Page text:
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Master of Laws (LLM) in Food Law

Gain a qualification in food law with this flexible distance learning course - Learn More!

Course start date: 28th September 2020 (Application deadline: 1st September 2020). Delivered by tutored distance learning

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Gerry Danby

Gerry Danby is a barrister and writer specialising in artisan and small scale independent food production. Gerry brings a wealth of experience drawn from over 22 years working in the public sector, the last 10 as chief legal officer in one of the largest metropolitan authorities in England. The knowledge and experience of the legal and regulatory framework he gained provided the perfect foundation on which to specialise in food law. Since leaving local government Gerry has worked with Slow Food in the UK and Europe, more recently as co-reporter for Slow Food International, based in Italy, on the European Commission’s Fitness Check on the General Food Law Regulation and was commissioned to undertake a study on the operation of flexibility within the Hygiene Package.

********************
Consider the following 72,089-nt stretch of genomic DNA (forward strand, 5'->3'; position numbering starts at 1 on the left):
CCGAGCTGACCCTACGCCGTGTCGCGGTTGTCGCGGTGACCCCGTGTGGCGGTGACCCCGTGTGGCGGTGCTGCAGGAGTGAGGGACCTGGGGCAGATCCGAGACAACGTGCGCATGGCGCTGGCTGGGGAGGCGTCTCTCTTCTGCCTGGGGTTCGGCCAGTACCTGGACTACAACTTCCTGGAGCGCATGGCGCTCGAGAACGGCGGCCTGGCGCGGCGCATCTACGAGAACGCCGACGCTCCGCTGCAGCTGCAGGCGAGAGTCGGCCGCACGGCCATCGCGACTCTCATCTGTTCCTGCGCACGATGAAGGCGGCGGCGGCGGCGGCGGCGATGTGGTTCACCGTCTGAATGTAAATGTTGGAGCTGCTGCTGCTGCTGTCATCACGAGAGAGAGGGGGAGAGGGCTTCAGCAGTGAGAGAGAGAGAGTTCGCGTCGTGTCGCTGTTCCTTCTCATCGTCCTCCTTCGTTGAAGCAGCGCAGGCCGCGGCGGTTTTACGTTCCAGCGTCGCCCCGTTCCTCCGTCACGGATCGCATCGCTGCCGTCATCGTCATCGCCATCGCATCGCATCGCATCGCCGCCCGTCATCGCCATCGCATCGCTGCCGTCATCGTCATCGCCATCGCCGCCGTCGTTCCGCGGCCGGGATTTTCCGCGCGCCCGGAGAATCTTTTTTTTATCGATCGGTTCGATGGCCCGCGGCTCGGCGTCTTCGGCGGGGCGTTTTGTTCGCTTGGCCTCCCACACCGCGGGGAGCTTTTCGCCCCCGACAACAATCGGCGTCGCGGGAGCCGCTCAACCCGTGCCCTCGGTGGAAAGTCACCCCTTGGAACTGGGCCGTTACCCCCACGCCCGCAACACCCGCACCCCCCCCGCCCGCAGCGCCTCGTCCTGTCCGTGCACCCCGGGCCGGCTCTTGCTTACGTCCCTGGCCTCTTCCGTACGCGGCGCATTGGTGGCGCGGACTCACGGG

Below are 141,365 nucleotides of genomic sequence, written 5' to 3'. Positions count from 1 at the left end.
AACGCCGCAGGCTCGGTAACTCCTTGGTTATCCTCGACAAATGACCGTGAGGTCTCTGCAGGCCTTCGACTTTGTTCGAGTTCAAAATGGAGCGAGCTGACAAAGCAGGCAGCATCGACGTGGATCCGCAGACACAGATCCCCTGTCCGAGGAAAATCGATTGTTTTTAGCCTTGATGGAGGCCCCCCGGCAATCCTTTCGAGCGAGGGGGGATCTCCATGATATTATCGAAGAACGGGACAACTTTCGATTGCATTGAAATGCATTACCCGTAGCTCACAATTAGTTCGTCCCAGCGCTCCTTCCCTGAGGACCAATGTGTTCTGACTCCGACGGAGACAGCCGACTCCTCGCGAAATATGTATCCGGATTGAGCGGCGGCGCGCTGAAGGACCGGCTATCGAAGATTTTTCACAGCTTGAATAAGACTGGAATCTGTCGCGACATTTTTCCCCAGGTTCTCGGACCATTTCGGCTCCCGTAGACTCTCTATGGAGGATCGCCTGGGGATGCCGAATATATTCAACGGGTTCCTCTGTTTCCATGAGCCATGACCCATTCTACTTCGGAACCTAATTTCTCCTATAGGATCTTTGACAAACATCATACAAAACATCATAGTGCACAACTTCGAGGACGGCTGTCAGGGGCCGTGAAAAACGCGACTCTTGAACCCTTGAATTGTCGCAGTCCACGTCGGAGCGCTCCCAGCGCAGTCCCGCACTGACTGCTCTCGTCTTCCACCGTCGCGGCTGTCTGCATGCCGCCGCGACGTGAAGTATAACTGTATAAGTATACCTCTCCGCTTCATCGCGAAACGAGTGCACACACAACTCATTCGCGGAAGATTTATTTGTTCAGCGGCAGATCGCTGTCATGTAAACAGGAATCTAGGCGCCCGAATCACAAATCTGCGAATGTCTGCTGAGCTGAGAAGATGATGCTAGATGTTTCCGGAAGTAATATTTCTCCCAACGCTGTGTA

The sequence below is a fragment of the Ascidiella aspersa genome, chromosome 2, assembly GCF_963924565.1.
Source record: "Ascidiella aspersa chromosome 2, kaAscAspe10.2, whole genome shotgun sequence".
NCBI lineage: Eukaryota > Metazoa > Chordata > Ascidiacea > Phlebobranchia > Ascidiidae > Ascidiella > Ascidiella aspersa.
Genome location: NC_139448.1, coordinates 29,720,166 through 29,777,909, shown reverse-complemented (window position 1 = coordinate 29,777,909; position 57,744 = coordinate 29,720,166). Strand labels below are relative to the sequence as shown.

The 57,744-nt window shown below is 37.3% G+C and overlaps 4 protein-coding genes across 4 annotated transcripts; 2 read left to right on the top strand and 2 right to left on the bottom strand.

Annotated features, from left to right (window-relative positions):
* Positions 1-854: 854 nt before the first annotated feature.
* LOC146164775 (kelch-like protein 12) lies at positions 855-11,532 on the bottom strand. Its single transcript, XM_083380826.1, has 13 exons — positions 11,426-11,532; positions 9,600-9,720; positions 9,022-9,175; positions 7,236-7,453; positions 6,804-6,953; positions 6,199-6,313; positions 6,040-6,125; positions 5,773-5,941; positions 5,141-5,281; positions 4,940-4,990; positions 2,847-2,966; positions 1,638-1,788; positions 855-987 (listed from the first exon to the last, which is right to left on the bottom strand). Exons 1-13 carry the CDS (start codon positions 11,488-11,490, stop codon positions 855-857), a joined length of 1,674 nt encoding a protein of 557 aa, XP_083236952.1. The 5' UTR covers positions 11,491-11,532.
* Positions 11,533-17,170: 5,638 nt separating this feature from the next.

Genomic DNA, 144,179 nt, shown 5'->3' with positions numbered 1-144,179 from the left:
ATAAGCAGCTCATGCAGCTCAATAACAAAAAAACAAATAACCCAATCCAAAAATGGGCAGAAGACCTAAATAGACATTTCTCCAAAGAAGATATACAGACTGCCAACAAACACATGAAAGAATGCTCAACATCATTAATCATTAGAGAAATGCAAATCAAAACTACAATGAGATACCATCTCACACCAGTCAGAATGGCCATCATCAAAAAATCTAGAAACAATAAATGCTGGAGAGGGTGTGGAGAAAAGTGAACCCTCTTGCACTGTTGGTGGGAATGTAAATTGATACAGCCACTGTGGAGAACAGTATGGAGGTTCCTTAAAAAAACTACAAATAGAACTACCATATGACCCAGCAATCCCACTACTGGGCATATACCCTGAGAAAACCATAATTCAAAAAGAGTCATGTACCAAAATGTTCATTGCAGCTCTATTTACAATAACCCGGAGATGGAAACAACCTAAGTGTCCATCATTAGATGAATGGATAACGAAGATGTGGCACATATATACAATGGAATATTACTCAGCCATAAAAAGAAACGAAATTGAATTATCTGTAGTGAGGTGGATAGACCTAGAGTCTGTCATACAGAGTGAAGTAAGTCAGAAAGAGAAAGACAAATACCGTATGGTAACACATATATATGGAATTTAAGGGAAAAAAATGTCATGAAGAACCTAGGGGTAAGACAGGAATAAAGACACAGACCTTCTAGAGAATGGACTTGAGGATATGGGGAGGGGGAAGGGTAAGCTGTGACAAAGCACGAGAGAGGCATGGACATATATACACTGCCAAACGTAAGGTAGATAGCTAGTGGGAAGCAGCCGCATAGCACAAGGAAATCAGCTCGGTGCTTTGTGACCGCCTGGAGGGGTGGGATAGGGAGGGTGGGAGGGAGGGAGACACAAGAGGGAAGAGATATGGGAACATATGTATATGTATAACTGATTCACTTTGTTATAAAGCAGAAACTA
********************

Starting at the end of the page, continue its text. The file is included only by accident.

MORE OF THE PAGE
In 2012 Gerry founded Artisan Food Law - a low cost, easy access portal providing guidance and an extensive range of food law information for artisan and small scale independent food producers. Gerry is an advocate for real food and writes on food and sustainability, teaches and gives talks that ensure lively debate in which the dominant methods of food production today are questioned and challenged.


Katharine Thompson is the Academic Lead for Food Law.

Katharine has taught on the LLM in Food Law since it began in 1995. She is the Food Safety Editor for Butterworths Law of Food and Drugs, the eight-volume encyclopaedia, giving an in-depth and up-to-date analysis of the law of food and drugs. Katharine has also published a number of articles and two books in this area: The Law of Food and Drink (1996, Shaws) and Food Law (2009, Tottel Publishing) with Barry Atwood and Chris Willett. Katharine is currently working on a new edition of this book. The UK’s decision to leave the EU has made this a much more difficult task than originally envisaged.